Though the French and Indian War precisely had the Settlements and England fighting on a similar side, the battle gave rise to strains between England and other Colonists. The Colonials agreed to raise their armies to help them secure themselves against the wrath of the French and the numerous Native American people allied with them though the British government put it vivid that it favored having British soldiers leading any armed conflict. England's refusal to allow Colonial militia to fight in defense of their land insulted the Colonists and made them feel as though they were not wholly Englishmen and equal citizens of the British Empire (David 54).

The French and Indian War ended in 1763, much to the relief of Colonists anxious to settle western territory formerly held by France. Several Colonists had started to settle in western Ohio especially after the French uninhibited Fort Duquesne in the year 1758. The Colonists' strategies for extension were disillusioned with the England Proclamation of 1763, which barred settlement past the Appalachian Mountains and needed settlers to surrender any already set up colonies. The British established military posts along the declaration line to impose the border, defend Native American land and encourage British fur-trade welfares. The Colonists sensed the England was meddling with their right to expand quickly, compelling them to cater for military defense they had not demanded (Anderson 109).

Similarities and differences

One can feel that all of the English colonies relationships with other colonies in North America were totally similar in the time periods discussed. This is should not the case. The colonies in the period had some similarities, but mainly they had differences. For instance, the Southern, Middle colonies, and New England clearly demonstrates these differences and similarities, particularly in terms of labor, land, religion, and native relationships. The link between the two colonies in the 17th century and after French and the Indian war had similarities. For example, there were bad relations between the colonists and the Native Americans. Both the two-time frames provide a decent way to show the similarities. When the English colonial arrived in America, the native citizens did not fully accept this and the bad relations existed between them. The South required the native land that was meant for tobacco plantations, and this caused several of created conflicts. The conflict heightened to the level where the southerners issued out the natives with blankets infested with the smallpox virus. The virus killed off many Native Americans since they were not very well suitable to fight the disease.

There is significance difference in the labor force that was used during these two periods. In the 17th century, the central work that was utilized by the colonialists was the white indentured help as their chief labor force. They were involved in a series of actions that were assigned to them by the colonial powers. Another significant difference is that the two time periods are the constant war. The 17th century is when the colonial powers were establishing themselves and still there was no war. In fact, they still had the chance to occupy vast areas that they could benefit so much. After the French and the Indian war, there were constant revolts and battles among England and other colonial powers.

Many factors contributed the similarities and differences that occurred during these two periods. For instance, economic superiority that the colonists wanted led to many wars among them. The English colonialists wanted dominance over other settlers and started to impose many restrictions that other did not like. Trade had become an important activity among the colonial settlers. The need to have the huge frugality was, therefore, an aim of the powers and as a resulting battle over trade contributed to the bad relations as well as the constant revolts among the colonialists.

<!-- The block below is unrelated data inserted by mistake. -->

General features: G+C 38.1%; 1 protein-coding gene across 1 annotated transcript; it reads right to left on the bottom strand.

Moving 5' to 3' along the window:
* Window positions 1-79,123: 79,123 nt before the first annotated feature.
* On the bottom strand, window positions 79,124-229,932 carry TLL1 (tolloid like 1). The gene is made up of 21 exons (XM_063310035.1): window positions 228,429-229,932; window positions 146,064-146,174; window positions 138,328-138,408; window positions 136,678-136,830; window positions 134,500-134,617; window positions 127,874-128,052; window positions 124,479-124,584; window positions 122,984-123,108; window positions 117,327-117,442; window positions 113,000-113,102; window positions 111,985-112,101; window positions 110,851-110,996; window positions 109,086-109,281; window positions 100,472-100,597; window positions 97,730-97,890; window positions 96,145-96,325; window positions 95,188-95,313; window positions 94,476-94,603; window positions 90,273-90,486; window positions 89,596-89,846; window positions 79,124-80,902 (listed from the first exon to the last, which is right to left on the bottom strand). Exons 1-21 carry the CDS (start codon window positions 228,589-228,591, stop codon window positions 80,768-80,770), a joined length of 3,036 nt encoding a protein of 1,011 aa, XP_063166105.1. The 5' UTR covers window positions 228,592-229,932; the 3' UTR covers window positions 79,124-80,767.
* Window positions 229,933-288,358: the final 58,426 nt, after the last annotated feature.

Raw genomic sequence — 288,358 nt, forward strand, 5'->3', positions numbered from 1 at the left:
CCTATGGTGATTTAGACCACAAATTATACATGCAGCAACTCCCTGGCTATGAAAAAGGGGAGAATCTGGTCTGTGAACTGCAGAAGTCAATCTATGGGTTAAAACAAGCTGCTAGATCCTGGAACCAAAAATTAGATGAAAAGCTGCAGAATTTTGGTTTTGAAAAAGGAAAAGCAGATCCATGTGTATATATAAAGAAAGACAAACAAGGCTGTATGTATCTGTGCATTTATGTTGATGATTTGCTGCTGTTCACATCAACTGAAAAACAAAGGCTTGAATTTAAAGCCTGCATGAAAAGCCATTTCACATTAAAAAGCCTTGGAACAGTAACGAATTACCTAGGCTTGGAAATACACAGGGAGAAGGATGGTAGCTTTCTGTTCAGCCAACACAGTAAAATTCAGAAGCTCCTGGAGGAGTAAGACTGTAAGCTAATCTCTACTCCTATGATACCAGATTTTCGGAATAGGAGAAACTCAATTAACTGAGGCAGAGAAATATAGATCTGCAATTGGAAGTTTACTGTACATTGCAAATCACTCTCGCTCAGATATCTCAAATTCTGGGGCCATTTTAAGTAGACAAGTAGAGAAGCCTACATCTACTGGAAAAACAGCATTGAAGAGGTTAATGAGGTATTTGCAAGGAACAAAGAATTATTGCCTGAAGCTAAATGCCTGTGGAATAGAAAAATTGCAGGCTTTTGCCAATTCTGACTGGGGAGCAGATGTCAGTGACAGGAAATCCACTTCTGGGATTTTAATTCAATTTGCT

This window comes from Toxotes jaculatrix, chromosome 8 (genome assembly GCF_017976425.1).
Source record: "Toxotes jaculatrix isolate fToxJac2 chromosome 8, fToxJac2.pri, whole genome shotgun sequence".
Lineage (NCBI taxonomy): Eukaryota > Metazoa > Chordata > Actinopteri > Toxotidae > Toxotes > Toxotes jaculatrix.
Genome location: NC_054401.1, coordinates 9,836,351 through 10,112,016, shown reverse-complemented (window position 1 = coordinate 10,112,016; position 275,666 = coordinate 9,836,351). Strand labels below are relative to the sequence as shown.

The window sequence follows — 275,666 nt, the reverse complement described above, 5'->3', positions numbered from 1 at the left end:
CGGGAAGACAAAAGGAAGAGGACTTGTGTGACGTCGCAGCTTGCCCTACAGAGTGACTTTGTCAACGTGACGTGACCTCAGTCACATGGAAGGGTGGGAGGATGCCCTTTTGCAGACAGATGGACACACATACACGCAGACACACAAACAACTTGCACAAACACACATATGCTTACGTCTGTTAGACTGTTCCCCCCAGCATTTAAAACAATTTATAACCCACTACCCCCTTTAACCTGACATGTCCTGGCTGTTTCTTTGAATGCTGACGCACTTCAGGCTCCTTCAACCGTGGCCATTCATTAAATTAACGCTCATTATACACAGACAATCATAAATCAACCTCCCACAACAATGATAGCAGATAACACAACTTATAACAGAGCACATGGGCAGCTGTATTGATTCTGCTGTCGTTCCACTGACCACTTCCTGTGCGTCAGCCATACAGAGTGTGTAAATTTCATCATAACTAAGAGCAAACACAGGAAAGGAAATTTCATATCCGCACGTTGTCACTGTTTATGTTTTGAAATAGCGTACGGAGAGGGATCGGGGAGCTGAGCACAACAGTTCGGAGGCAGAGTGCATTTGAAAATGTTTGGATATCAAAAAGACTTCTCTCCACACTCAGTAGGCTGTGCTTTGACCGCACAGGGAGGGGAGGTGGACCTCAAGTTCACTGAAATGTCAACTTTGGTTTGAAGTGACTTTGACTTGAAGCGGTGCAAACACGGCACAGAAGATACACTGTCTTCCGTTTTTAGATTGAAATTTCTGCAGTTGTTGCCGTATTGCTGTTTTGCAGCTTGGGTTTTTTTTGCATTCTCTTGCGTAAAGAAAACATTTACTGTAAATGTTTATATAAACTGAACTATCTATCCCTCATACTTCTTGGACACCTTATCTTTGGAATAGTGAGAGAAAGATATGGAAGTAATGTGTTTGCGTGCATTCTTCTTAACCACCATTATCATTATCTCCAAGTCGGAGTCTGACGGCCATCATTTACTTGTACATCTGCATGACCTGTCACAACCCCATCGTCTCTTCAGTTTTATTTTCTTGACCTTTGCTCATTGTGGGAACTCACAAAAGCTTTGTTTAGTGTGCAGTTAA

In conclusion, colonists relationship with England was a huge factor that influenced most of the activities in the 17th century as well as after the French and Indian war. From the beginning the 17th century when England first established its permanent colonies in North America, substantial differences occurred with other colonies whose economy was mainly dedicated to the production of crops as well as more varied frugality of the northern colonial rules. After French and the Indian war, the connection between the English and other Colonies started to display signs of stress. Till then, England's preoccupation with civic skirmish and current war with France permitted the Colonies to carry on foreign and domestic trade with...

Works Cited

Cutlip, Scott. Public relations history: From the 17th to the 20th century: The antecedents.London: Routledge, 2013.(https://books.google.co.ke/books?id=LTX8AQAAQBAJ&printsec=frontcover&dq=Pubic+relations+history:+From+the+17th+to+the+20th+century:+The+antecedents.&hl=ensa=X&redir_esc=y#v=onepage&q=Public%20relations%20history%3A%20From%20t%2017th%20to%20the%2020th%20century%3A%20The%20antecedents.&f=false)

John, Grigg, Peter, Mancall. British Colonial America: People and Perspectives. Santa Barbara:ABC-CLIO, 2008.(https://books.google.co.ke/books?id=6REfahE4TkwC&pg=PA137&dq=Colonists%E280%99+relationship+with+England+in+the+17th+century&hl=en&sa=X&redir_esc=y#=onepage&q=Colonists%E2%80%99%20relationship%20with%20England%20in%20te%2017th%20century&f=false)

BIBLIOGRAPHY Schuyler, R. (2013). History of the City of New York in the Seventeenth Century, Volume 2. NewYork: Cosimo, Inc.

(https://books.google.co.ke/books?id=ojYNWP1_mkC&pg=PA578&dq=The+American+Colonies+in+the+Seventeenth+Centur:+The+chartered+colonies.+Beginnings+of+selfgovernment&hl=en&sa=X&redir_esc=y#v=onepage&q=The%20American%20Colonie%20i%20the%20Seventeenth%20Century%3A%20The%20chartered%20colonies.%20Beginings%0of%20self-government&f=false)